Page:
Report Illustrates Continued Growth of Agricultural Biotechnology
United States Remains Largest Planter with 154.4 Million Acres
The Council for Biotechnology Information welcomed a report released February 11 that confirmed that the use and benefits of agricultural biotechnology continue to grow in the United States and around the world.
In its annual report, "Global Status of Commercialized Biotech/GM Crops 2008," the International Service for the Acquisition of Agri-Biotech Applications (ISAAA) stated that agricultural biotechnology is being used by 13.3 million farmers in 25 countries, including 1.3 million farmers in three new countries that adopted biotechnology crops in 2008 — Burkina Faso, Egypt, and Bolivia.
Global Status of Commercialized Biotech/GM Crops 2008
The report found that the United States remained the largest planter of biotech crops with 154.4 million acres planted in 2008 including soybean, maize, cotton, canola, squash, papaya, alfalfa and a new herbicide-tolerant sugar beet.
Nearly 637,531 acres or 59 percent of the U.S. crop sugar beet were planted using the herbicide-tolerant variety — the highest launch adoption level ever, "signaling a strong desire among growers for the technology."
The report also highlighted the benefits of agricultural biotechnology in alleviating two growing global threats — water scarcity and climate change — and the environmental benefits the technology offers.
The study states, "Biotech crops have already substantially reduced agriculture's environmental footprint by reducing pesticides, saving on fossil fuel use and decreasing carbon dioxide emissions and soil loss through less plowing. In particular, from 1996 to 2007 biotech crops saved 359,000 metric tons of pesticides [and] in 2007 alone, carbon dioxide savings were 14.2 billion kg, equivalent to removing 6.3 million cars from the road."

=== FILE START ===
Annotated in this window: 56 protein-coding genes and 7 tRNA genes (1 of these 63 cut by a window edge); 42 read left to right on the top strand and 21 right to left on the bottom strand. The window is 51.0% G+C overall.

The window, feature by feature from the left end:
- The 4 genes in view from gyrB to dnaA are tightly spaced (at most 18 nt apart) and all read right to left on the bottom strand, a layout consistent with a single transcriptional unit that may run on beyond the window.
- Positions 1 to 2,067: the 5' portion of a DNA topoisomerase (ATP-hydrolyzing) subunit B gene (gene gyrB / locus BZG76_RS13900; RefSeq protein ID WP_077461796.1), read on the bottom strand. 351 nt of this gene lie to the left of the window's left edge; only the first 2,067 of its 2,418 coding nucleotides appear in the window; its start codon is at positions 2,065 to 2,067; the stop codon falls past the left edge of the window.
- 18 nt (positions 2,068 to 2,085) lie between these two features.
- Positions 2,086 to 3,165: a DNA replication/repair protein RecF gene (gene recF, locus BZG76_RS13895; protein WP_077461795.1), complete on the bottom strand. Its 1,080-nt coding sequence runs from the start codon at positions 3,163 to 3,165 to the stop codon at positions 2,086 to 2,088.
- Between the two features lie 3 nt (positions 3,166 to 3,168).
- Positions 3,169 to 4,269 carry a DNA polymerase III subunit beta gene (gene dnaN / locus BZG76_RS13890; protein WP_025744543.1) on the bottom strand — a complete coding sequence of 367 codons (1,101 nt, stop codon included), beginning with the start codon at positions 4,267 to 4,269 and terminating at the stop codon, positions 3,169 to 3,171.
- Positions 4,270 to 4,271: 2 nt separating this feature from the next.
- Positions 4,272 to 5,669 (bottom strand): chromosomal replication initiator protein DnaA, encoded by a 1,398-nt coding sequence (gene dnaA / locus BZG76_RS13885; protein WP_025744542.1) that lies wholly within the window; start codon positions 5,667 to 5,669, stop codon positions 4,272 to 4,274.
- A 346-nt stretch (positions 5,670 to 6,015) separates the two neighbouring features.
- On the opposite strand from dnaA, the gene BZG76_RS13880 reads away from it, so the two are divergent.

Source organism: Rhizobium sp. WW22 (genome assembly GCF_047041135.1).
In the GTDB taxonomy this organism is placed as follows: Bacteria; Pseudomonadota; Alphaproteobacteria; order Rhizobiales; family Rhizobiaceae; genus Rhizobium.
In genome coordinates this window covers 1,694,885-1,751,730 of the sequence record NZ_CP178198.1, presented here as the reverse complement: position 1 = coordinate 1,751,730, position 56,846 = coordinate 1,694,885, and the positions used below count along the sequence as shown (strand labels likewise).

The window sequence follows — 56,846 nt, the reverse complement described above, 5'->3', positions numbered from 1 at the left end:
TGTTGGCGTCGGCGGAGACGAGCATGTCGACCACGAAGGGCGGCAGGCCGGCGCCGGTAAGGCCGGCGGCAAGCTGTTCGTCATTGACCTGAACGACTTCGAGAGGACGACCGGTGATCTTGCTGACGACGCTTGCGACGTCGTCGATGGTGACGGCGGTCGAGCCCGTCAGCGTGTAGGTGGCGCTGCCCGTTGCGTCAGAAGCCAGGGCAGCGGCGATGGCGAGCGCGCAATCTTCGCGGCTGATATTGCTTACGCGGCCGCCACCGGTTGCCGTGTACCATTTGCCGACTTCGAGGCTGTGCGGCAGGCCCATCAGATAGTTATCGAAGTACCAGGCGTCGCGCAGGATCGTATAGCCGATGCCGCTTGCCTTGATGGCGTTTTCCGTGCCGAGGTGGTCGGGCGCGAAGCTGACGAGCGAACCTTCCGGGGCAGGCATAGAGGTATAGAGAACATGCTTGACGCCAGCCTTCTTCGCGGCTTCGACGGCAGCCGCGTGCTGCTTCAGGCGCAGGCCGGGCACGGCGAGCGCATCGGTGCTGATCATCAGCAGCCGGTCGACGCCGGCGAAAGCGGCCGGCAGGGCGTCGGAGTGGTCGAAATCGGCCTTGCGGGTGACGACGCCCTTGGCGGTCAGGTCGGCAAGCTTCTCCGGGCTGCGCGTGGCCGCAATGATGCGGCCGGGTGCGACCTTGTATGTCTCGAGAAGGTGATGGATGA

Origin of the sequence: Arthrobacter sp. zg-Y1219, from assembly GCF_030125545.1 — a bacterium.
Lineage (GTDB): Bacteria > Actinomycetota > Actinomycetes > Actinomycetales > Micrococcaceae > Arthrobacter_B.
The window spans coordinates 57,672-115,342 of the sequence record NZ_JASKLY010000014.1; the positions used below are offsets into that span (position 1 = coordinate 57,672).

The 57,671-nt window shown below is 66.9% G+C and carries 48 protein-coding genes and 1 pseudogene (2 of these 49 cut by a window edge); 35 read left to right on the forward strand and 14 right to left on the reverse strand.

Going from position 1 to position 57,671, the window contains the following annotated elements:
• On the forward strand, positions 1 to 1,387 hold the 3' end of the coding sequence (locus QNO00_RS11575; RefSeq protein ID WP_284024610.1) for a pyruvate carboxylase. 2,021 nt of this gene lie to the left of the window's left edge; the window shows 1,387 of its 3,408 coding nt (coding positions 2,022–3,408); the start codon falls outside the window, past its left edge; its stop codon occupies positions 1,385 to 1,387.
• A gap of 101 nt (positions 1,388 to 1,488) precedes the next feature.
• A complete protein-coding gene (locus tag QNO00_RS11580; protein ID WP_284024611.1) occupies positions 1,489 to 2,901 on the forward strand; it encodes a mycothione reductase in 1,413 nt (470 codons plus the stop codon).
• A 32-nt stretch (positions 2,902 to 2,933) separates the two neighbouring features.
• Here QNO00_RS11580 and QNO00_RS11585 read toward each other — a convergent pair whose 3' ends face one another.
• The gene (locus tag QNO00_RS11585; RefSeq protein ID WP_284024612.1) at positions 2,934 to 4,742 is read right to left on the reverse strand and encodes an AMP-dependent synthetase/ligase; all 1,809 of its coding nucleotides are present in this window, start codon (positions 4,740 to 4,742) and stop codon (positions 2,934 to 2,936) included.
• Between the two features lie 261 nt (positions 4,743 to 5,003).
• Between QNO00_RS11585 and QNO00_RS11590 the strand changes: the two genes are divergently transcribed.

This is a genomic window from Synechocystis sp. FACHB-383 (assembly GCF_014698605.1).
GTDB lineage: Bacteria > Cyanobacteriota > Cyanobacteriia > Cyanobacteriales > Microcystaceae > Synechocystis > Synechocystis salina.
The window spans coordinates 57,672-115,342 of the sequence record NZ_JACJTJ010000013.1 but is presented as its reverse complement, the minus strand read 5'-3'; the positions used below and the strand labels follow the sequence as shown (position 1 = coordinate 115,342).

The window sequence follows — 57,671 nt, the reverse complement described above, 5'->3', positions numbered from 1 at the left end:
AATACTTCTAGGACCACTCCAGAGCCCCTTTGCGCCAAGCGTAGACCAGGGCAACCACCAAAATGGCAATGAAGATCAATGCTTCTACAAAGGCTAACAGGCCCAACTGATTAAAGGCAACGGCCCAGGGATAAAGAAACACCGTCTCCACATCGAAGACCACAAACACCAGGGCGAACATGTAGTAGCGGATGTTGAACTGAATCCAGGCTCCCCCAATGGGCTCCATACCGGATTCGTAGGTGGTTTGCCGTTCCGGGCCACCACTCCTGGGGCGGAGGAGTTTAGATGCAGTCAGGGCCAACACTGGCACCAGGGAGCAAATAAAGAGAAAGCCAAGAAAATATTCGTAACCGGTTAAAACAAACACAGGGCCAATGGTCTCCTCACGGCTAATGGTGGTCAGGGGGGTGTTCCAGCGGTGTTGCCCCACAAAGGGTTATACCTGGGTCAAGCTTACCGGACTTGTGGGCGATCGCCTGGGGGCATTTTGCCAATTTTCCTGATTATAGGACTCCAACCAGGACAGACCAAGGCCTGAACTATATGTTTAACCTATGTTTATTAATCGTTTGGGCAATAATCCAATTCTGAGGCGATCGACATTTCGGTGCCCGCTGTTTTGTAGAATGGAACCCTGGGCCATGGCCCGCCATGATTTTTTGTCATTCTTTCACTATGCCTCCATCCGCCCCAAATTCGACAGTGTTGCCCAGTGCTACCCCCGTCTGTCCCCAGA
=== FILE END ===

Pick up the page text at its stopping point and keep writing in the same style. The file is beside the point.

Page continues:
"Most importantly the ISAAA Report makes it clear that this technology can be useful for everyone regardless of economic status with 15 of 25 countries being from developing nations. Another important milestone is the introduction of a new crop in 2008 such as sugarbeet. The Report shows the continued interest in using advanced tools for sustainable food production worldwide and that innovation in biotechnology is no longer limited to a few countries and corporations."
Dr. Allen Van Deyzne
University of California, Davis
Dr. Van Deynze, senior scientist at the University of California, Davis, has been working in biotechnology research, plant breeding and regulations for over 13 years
"The 2008 ISAAA report on the global status of biotech crops shows that this technology has passed the tipping point and adoption will only accelerate. The report gives evidence that farmers around the world have seen increases in yield, reduction in costs, improvements in crop management and the sustainability of agriculture, and it has all occurred without any adverse effects. It is especially heartening that the technology makes its greatest impact for resource poor farmers in the developing world."
Dr. Bruce Chassy
University of Illinois at Urbana-Champaign
Dr. Chassy is Professor of Food Safety and Nutritional Sciences who specializes in safety assessment of foods, including genetically engineered foods. He has focused in recent years on the use of biotechnology and nutritionally-enhanced foods to overcome malnutrition.
"Particularly noteworthy are the contributions that biotech crops are making to increasing the sustainability of agriculture through soil conservation, reduced fuel use, decreased pesticide applications, and higher productivity. Equally important are the economic advantages resulting from biotech crops, particularly for low resource farmers, and the maintenance of productivity to keep food prices affordable. This report documents the current positive impact of biotech crops and the potential for them to contribute even more in the future."
Dr. Kent Bradford
University of California, Davis
Dr. Bradford is Professor and Director of the Seed Biotechnology Center
ABOUT THE COUNCIL FOR BIOTECHNOLOGY INFORMATION
The Council for Biotechnology Information communicates science-based information about the benefits and safety of agricultural biotechnology and its contributions to sustainable development. For more information, visit www.whybiotech.com.